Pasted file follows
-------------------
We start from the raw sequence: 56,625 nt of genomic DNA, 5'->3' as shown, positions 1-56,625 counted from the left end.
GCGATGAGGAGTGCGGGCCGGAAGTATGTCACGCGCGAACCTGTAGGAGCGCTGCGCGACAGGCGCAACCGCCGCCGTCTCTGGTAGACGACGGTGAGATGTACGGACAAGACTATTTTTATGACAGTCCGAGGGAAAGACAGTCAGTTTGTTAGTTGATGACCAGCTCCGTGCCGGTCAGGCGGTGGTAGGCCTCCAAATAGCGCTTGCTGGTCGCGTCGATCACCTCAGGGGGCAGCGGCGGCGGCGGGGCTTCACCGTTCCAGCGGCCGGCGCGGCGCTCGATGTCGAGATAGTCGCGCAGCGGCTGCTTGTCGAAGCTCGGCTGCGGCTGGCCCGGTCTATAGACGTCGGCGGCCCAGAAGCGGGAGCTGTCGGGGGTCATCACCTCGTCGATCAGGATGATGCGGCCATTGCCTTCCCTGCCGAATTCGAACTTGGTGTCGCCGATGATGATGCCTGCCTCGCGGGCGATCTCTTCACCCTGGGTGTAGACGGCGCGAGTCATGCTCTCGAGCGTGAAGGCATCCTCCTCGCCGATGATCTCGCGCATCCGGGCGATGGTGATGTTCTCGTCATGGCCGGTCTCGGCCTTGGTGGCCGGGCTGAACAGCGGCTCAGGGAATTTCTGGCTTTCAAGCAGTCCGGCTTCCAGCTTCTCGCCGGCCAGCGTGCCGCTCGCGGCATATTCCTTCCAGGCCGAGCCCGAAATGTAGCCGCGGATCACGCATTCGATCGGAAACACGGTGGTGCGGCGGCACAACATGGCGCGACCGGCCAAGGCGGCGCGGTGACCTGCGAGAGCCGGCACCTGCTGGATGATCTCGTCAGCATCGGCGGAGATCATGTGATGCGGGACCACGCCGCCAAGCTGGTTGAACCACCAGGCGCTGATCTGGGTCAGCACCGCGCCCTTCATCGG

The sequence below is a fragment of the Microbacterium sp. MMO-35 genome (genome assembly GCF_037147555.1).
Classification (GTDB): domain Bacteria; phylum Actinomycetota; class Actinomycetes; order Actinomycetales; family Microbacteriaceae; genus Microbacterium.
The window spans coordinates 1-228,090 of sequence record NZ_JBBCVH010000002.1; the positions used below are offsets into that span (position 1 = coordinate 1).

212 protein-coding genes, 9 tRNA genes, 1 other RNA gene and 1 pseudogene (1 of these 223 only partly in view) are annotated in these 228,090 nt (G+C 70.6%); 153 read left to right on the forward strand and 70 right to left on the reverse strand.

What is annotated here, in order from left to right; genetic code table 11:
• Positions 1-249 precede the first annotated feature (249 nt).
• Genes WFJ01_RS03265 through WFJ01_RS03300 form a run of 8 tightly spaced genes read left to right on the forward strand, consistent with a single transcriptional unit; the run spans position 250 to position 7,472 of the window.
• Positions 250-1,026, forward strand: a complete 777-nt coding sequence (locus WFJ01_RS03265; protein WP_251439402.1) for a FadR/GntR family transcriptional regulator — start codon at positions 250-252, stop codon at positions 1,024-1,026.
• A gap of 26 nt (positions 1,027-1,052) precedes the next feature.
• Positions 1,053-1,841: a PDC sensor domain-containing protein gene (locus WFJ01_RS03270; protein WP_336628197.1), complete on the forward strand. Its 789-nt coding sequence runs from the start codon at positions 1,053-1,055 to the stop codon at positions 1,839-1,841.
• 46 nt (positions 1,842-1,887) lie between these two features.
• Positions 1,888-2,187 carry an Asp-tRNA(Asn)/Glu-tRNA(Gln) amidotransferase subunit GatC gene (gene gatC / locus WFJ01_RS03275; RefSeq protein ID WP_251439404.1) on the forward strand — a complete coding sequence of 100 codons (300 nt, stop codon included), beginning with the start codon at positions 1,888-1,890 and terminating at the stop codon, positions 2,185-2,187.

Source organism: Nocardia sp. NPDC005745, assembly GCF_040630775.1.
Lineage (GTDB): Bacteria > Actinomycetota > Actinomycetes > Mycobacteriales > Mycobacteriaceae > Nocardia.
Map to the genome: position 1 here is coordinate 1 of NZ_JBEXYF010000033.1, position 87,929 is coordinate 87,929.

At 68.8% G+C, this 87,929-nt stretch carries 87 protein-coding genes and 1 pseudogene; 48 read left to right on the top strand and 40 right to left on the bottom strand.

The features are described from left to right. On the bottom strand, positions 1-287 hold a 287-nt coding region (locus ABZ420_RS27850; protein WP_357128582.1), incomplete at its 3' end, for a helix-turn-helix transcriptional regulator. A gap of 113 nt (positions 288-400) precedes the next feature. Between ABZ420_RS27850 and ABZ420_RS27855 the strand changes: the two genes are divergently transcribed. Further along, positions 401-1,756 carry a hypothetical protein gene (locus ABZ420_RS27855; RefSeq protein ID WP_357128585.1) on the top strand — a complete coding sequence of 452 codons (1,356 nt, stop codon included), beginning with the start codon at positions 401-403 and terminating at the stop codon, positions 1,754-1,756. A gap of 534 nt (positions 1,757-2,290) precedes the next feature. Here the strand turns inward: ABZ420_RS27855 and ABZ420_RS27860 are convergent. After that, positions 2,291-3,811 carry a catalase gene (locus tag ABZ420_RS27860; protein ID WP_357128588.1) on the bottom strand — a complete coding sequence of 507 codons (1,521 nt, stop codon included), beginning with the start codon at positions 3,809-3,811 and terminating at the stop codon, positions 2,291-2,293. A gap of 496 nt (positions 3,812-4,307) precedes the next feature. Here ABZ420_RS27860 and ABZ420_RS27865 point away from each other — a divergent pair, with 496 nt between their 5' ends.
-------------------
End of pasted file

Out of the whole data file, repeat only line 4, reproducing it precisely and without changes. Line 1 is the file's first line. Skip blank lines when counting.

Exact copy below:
Classification (GTDB): domain Bacteria; phylum Actinomycetota; class Actinomycetes; order Actinomycetales; family Microbacteriaceae; genus Microbacterium.